Case: A 30-year old previously well, nulliparous woman presented to Emergency complaining of a mass intermittently protruding from her anus. After confirming her story with a self-taken cellular phone picture of the mass, a provisional diagnosis of rectal prolapse was made. She also described a one-month history of intermittent rectal bleeding, left lower quadrant abdominal pain, and tenesmus. Her past medical history was non-contributory while physical exam was unremarkable aside from mild left lower quadrant tenderness.
She had been hospitalised and investigated within the past month by colonoscopy and CT for similar symptoms. The colonoscopy identified what appeared to be either a submucosal or an extrinsic mass compressing the lumen of the sigmoid colon. The CT scan of the abdomen revealed a 6cm x 4cm x 4.5cm fat-density mass in the lumen of mid sigmoid colon that was consistent with a submucosal lipoma. The patient discharged herself from hospital shortly thereafter.
Given the atypical clinical setting of rectal prolapse in a young, nulliparous woman and the findings on CT scan, repeat colonoscopy was recommended. During colonoscopy, a large intraluminal mass was visualized in the distal rectum. With continuous insufflation of air, the mass moved proximally and reduced its position dramatically to the level of the mid sigmoid colon. A diagnosis of colo-colonic intussusception was made with the lipoma serving as the lead point.
The patient underwent a laparoscopic resection of the sigmoid colon to excise the lipoma with negative margins, followed by primary anastomosis between healthy and viable tissue. Pathology confirmed the mass to be an angiolipoma. Three months following the procedure, the patient remains well with no further symptoms.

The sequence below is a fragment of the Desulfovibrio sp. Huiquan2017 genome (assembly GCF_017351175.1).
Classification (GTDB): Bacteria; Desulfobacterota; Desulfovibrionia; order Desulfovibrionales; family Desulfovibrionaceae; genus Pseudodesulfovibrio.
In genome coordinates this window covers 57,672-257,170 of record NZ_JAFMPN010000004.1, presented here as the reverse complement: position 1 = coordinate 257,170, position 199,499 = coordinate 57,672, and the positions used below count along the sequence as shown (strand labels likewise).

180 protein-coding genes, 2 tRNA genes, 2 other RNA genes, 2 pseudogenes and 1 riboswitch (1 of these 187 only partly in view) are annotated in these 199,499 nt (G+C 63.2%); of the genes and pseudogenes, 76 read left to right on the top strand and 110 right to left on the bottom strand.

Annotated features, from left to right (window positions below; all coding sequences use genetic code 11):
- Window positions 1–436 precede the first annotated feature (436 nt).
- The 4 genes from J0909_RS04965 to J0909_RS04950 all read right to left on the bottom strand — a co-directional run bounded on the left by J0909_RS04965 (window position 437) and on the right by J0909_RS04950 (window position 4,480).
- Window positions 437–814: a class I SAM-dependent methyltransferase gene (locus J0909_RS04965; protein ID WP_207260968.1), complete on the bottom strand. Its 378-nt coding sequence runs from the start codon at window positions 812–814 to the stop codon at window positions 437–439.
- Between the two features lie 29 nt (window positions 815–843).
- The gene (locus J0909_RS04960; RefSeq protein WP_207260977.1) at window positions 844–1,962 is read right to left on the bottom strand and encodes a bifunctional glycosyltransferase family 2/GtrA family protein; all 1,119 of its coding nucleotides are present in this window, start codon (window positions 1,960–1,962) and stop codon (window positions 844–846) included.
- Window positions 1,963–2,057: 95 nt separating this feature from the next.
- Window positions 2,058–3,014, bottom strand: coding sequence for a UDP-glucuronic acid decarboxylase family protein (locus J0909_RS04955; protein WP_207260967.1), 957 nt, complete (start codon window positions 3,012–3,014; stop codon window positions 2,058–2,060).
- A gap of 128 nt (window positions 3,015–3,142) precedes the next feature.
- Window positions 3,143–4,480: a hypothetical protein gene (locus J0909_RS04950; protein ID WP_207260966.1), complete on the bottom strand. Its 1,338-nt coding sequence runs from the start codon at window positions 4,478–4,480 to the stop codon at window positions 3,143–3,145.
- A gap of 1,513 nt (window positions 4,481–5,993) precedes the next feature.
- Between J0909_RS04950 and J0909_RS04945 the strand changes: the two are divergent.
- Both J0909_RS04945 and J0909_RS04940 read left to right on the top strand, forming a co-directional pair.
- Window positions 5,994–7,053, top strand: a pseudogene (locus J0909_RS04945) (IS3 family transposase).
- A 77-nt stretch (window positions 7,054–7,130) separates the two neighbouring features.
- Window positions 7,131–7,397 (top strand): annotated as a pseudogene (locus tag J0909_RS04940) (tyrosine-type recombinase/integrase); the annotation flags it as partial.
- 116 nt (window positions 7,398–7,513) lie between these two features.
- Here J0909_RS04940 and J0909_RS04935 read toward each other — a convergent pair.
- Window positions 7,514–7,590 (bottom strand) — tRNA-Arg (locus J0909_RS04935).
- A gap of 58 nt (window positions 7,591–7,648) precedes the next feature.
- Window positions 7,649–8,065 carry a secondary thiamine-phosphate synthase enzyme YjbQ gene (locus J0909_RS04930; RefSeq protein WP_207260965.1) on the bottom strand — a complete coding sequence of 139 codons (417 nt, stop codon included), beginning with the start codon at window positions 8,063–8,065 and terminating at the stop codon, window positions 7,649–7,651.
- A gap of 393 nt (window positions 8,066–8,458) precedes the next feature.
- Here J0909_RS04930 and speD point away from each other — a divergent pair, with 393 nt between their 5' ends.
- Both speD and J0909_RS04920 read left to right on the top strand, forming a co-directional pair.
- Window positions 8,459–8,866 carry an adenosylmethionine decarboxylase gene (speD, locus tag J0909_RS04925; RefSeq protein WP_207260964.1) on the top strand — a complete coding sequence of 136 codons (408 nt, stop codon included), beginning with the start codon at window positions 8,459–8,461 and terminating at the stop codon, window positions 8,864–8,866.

Discussion: Intussusception, the invagination of a proximal segment of bowel (intussuseptum) into the lumen of an adjacent segment (intussuscipiens) is most commonly described in the pediatric population. Only 5% of all cases of intussusception are described in the adult population, where it accounts for only 1-5% of all adult intestinal obstructions. In children, intussusception is most often primary and benign whereas in adults, nearly 90% of intussusception cases are due to a pathologic process that serves as a lead point including: carcinomas, Meckel’s diverticulum, polyps, strictures, or in this case, lipomas.
While intussusception is a rare diagnosis in adults, its frequent association with malignant lesions make it a surgical priority. This unusual case, where the intussuseptum was visualized protruding from the anus and initially interpreted as a rectal prolapse, demonstrates the great variability of signs and symptoms with which intussusception can present in adults and highlights the challenges in diagnosing intussusception clinically. Abdominal CT has been shown to be the most sensitive imaging modality in diagnosing intussusception and plays an important role in distinguishing whether or not a lead point is present. Unlike in children, where endoscopic and radiographic management of intussusception is first-line, adult intussusceptions often require formal surgical resection of the involved bowel segment.
Program Number: P107